Let’s put it into the perspective of how that affects the individual, let’s think of it as an interest rate on a monthly payment for a credit card. Commercial banks will normally add an amount they decide to their credit lines per individual, this is based on an individual credit score. For this exercise, we’ll say that’s 6 percentage points.

Discount Rate (This is the bank’s interest rate for borrowing): 1%
Prime Rate (This is the bank’s interest rate for lending): 5%
Bank Credit Rate to the consumer: 6%
Consumer Pays: 11% interest

If the Federal Reserve raises the discount rate, the banks will raise the prime rate to compensate for the difference.

Discount Rate: 2%
Prime Rate: 6%
Bank Credit Rate to the consumer: 6%
Consumer Pays: 12% interest

The discount rate is not appended to the consumer interest rate, as it’s the rate that the bank pays to borrow money during overnight lending.

Knowing what we know about the nature of interest rates and the purpose they serve in the economy, let’s take the same approach and look at how the central bank influencing interest rates throws that process off.

 

What is overnight lending?

Banks have a legally set minimum amount of funds they are required to have in reserve. This minimum required reserve percentage is viewed as one of the most powerful financial tools the Federal Reserve has, because of that it rarely changes. At the end of every business day, depending on consumer activity such as; lending, deposits, withdrawals, they can experience a surplus or a shortage. Banks experiencing surplus lend overnight to banks experiencing shortages. This overnight lending is either done between banks, at the federal fund’s rate, or through the federal reserve using the federal discount rate.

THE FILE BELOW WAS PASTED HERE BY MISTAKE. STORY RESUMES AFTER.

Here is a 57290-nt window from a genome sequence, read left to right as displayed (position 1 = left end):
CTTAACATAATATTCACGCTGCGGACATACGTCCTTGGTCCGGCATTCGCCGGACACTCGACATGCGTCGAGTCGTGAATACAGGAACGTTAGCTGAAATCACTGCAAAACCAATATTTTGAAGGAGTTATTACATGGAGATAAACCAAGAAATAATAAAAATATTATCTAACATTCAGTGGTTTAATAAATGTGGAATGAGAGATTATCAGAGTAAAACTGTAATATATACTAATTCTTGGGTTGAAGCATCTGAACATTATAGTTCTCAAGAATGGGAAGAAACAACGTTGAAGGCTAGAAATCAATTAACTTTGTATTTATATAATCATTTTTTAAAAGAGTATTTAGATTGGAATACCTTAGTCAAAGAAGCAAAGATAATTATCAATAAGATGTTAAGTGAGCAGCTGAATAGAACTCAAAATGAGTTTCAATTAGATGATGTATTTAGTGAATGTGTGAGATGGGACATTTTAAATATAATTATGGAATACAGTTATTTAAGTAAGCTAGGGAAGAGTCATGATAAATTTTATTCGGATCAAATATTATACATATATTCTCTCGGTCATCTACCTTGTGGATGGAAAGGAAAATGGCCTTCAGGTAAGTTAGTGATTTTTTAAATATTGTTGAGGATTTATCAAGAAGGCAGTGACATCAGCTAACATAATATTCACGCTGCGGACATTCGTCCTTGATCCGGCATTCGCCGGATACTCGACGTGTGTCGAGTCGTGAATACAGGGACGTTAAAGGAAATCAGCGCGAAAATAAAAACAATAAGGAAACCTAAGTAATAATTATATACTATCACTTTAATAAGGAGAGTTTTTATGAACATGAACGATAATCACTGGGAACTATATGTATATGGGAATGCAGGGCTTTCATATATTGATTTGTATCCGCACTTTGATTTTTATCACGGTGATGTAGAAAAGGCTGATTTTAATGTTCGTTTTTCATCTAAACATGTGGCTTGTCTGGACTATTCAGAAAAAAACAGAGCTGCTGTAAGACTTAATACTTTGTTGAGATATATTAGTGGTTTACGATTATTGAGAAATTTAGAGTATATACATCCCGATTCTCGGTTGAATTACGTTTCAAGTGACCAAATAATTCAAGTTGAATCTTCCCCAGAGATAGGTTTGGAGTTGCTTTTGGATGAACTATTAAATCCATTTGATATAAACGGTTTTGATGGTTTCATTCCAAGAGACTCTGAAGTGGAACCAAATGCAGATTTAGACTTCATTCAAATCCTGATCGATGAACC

Intervention from the federal reserve

The federal reserve will set the federal discount rate to accelerate or slow down economic activity. If the federal reserve makes it easier for a bank to buy money, the bank will buy more money to have a higher availability of credit to lend to borrowers. This surplus of available credit will lead to a lower interest rate to the consumer.

What’s bothersome about this approach to a free market supporter is this puts the entire economy in a reactive position and limits market opportunities. It’s a crafted plan from a central entity and interest rates are a tool used to control the economy and limit its ability to organically and freely grow. When you consider that the federal reserve has the power to create revenue, the power to control the interest rates which ultimately lead to control of the market direction as a whole – you can begin to see how the potential of a recession or downturn becomes far more relevant.

Individuals and businesses base their futures, and business plans off large purchases and investments. Interest rates reflect the health of the economy, which in turn reflects the risk of investment to the borrower. If the interest rates are high and the individual or business is in no dire need to make a large investment, then it is natural to wait until the interest rates are lower. When different agents and groups make financial decisions based on market signals like interest rates, and those interest rates do not reflect the actual health of the economy, but rather what the centrally controlling agency would like the health to be – the margin of possibility for financial irresponsibility leading to financial failures expand